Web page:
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Warm up for swimming


Only joined the Forum today, so thought I'd post a questions

to all you experienced Triathletes.

Not being the a good swimmer I have a few problems mainly

with the start of the swim, for the first 4 to 500 hundred metres

I tend to hyperventilate leaving me breathless thats when

I have to revert to breastroke, after that the breathing

settles and I can get into a normal stroke.

This is my first year of tri after coming from a running/biking

background whre air is always available.

I'm not frightened of the water, I actually prefer open water to pools.

Any advice would be greatly appreciated.

Also does anyone know any good swimming instructors in the

South East Essex/ east London area so I can spend the winter trying to improve

my stroke.

thanks in advance


  • RewRew Posts: 62
    Welcome to the forum luaphor.

    It may sound silly but the key to a good swim is to relax. This is the one area a lot of newbies struggle. You will find many posts on here asking about the same thing.

    If the swim is open water take yourself away from the rush at the front and place yourself at the back or to one side. Let the quicker ones off and then enjoy your swim.
  • WElcome Luaphor, I have the same problem with swimmimg except that my problem distance is 250m. I am learning to slow down at the beginning, control is the key. I onoly started to learn f/c in January and it has improved so much. I haven't swum open water yet but my second tri was 800 in an open air salt water pool with no anti-turbulence lane ropes after 250m i swopped to breaststroke and back and forth until i climbed out very embarrassed and dejected after 32 lengths. Last night the warm up was 600m straight off and i coped so much better than then.

    Good luck with the training, relax it will get better.

  • ChrisChris Posts: 17
    As a swim coach myself i tend to see this happen alot.

    The main thing is not to hold your breath. (alot of new swimmers hold their breath when face is in the water). The key thing to do is to breath normal. i.e. when your face is out of the water you should inhale (through your mouth) and when your face goes back in the water you should exhale (either mouth or nose or both).

    What you must not do is to hold your breath as this cuses you to become tired very quickly!
  • nickjaywnickjayw Posts: 33
    Hi Chris,

    I've been training myself to hold the breath in for the first 2 strokes, then exhale on the last before taking the new breath. This way, I'm more boyant through the cycle. I don't seem to find myself stressing too much and it allows me to delay for a 4th stroke if waves/people are coming from that side.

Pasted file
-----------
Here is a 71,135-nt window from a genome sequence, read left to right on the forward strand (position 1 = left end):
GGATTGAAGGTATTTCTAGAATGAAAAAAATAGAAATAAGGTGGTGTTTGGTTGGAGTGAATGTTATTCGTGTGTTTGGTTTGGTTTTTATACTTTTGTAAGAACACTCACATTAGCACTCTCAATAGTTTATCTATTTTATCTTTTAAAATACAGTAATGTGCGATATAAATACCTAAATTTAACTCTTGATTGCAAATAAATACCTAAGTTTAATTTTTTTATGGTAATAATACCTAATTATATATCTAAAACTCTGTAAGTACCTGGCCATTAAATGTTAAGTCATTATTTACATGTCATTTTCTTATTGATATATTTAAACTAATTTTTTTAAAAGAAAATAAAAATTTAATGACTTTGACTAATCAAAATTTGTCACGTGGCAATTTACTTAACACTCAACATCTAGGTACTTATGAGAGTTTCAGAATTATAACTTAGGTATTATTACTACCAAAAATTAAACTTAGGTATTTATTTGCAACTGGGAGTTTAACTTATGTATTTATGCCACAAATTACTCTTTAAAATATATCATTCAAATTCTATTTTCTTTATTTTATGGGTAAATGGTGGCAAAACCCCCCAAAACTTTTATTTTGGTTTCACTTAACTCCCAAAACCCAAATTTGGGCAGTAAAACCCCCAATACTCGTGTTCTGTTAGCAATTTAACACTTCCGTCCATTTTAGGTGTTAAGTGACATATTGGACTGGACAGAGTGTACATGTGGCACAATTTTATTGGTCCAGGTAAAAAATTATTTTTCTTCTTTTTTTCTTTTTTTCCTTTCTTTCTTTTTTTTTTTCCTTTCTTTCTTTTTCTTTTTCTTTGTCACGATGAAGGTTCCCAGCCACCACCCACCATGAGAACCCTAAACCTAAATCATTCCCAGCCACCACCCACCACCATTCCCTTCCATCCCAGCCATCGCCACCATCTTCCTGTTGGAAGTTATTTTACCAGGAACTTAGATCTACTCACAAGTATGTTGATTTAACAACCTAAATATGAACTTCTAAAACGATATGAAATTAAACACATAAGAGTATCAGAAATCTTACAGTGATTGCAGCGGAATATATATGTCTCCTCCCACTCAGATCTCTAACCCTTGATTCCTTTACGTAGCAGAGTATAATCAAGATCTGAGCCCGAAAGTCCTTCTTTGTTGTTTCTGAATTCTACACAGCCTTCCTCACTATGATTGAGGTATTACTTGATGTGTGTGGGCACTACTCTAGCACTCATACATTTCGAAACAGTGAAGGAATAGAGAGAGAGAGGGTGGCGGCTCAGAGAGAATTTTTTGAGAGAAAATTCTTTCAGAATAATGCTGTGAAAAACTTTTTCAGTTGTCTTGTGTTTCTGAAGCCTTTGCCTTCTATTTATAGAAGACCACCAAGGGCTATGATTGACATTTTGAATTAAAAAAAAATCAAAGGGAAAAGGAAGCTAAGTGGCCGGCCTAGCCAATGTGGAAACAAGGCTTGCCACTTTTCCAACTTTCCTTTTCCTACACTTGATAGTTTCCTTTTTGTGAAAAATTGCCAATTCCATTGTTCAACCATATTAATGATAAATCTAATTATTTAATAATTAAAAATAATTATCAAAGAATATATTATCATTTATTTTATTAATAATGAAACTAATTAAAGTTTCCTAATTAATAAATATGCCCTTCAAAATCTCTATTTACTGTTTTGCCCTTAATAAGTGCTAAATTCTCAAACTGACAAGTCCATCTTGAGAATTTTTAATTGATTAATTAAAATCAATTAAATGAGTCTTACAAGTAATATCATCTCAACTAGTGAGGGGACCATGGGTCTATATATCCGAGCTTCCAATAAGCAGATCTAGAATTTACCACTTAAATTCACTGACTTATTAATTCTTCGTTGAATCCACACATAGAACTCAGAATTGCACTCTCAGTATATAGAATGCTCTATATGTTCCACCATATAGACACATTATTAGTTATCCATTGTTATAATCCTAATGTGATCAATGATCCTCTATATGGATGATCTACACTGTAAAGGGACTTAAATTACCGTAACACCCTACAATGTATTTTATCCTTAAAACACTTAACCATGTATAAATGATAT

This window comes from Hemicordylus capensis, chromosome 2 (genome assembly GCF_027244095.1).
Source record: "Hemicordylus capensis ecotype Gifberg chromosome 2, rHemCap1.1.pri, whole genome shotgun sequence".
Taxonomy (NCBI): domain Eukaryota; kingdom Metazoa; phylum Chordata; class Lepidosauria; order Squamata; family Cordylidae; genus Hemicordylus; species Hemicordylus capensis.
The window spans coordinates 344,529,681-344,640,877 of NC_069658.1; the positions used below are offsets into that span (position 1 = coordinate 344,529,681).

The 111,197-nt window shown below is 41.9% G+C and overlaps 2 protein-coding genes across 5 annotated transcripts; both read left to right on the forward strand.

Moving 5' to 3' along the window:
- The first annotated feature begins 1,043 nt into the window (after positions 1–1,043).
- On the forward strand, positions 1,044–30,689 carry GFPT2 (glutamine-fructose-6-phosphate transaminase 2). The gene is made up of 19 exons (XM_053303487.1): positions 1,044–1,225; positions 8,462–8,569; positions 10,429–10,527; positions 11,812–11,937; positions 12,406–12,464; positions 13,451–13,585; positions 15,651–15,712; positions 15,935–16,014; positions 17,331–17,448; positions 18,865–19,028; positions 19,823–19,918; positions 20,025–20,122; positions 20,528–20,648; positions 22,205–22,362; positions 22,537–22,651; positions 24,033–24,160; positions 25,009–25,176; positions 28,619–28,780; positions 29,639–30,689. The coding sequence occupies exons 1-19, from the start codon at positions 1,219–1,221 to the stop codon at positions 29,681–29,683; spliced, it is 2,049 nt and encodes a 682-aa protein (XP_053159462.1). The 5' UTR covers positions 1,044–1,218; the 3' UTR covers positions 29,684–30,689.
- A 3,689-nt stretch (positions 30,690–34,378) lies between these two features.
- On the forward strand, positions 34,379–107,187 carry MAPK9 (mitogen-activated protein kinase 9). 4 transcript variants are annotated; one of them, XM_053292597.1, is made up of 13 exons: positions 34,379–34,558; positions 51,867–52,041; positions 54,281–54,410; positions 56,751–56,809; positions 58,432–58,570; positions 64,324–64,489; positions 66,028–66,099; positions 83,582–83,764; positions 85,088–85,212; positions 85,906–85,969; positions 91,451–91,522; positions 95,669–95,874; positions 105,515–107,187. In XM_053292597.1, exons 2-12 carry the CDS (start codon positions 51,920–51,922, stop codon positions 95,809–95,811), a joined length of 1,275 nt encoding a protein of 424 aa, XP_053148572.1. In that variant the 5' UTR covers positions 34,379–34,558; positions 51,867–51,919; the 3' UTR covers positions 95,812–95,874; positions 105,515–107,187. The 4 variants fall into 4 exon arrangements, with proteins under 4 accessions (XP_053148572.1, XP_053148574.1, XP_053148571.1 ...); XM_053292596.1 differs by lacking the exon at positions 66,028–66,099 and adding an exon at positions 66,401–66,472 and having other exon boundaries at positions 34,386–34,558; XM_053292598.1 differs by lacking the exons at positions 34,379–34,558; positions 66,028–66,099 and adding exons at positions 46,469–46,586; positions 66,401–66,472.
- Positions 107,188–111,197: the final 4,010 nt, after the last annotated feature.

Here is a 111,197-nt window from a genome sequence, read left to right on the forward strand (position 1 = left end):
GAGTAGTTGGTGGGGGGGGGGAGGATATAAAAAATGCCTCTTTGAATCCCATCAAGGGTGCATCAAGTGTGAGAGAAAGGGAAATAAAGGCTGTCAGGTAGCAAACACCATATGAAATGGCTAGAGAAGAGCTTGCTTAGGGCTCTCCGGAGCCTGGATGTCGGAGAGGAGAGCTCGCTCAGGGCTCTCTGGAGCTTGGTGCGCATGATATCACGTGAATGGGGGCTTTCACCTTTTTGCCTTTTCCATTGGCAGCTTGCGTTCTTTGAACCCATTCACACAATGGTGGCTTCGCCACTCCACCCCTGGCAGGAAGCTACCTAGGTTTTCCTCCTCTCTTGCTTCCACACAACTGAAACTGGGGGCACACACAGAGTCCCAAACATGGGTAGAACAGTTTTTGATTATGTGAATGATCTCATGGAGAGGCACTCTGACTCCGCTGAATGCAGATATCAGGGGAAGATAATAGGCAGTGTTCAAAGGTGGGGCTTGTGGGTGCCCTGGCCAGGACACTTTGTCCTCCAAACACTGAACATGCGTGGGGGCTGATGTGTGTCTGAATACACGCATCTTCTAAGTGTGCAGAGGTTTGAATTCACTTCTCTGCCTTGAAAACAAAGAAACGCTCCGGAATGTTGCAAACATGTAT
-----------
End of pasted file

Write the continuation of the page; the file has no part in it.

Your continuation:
• PC67PC67 Posts: 101
    I took useful lessons from a London based comany called Swimming Nature but I don't think they do Esat London. I took a course of 5 weekly 30 min lessons & my technique improved quite a lot, though I still struggle to get everything right simultaneously. My teacher was a Polish girl & she was as tough as nails. No time for banter or a smile at all!

    I was taught to breathe out slowly and constantly. A very good tip is to exhale completely on the last breath, just before you come up for air. This makes a huge difference. If you still have air in your lungs you tend to gasp for your in-breath - as your head comes up in the air you have to breathe out before you breathe in & you haven't time to do both. . If you've completely exhaled it's MUCH easier to get a good breath in. You have the whole time your head is out of the water and you can take adeeper, more measured breath.

    I was taught to make sure I'm making light but constant bubbles throughout the full cycle of 3 (or 4) strokes and to make sure you've fully exhaled the last bit should be a lot of bubbles out (a big quick GLUG GLUG GLUG sound just before your head moves out of the water).

    A DVD that came free with 220 magazine recently offered the tip that once you've taken your in breath, when your head's in the water actually say "bubble.... bubble.... " out loud which makes sure you're exhaling constantly at the right speed.

    Total Immersion says to take "Yoga" breaths which is kind of the same thing, though as far as I know strictly speaking a Yoga breath is the same length in as out which I don't think is possible swimming!

    If you're breathing quickly and at an uneven tempo, gasping on your in breath you're going wrong. But I guess you didn't need me to tell you that.

    During my Oly distance swim in June I concentrated meticulously on my stroke but breathed in every two strokes for most of it, just to make sure I kept fresh.
  • nickjaywnickjayw Posts: 33
    I have a friend who is trying to give me some coaching in an endless pool, so I guess I'll face my issues fairly quickly. However, getting to change it all will take a bit of time. Hopefully, I'll be much more efficient for next year when I try for the Full Ironman.



  • Try getting in the water as early as you can before the race and put your head under as soon as possible and start swimming frontcrawl with your head down until you acclamatise to the cold.The cause of your hyperventilation is probably due to the cold water taking your breath away more than anything. Also if you can, do some open water training sessions throughout the year and practice giving yourself a few minutes to acclimatise to the water before swimming 4/500 hundred hard, you should find that you'll adapt to it quiet quickly.
  • hi all i have just got total immersion and it says try and swim like a yacht rolling on to your side tryed it ,thers not a lot of water left in the pool i swallowed the best part of it [image]http://forum.220magazine.com/micons/m15.gif[/image]
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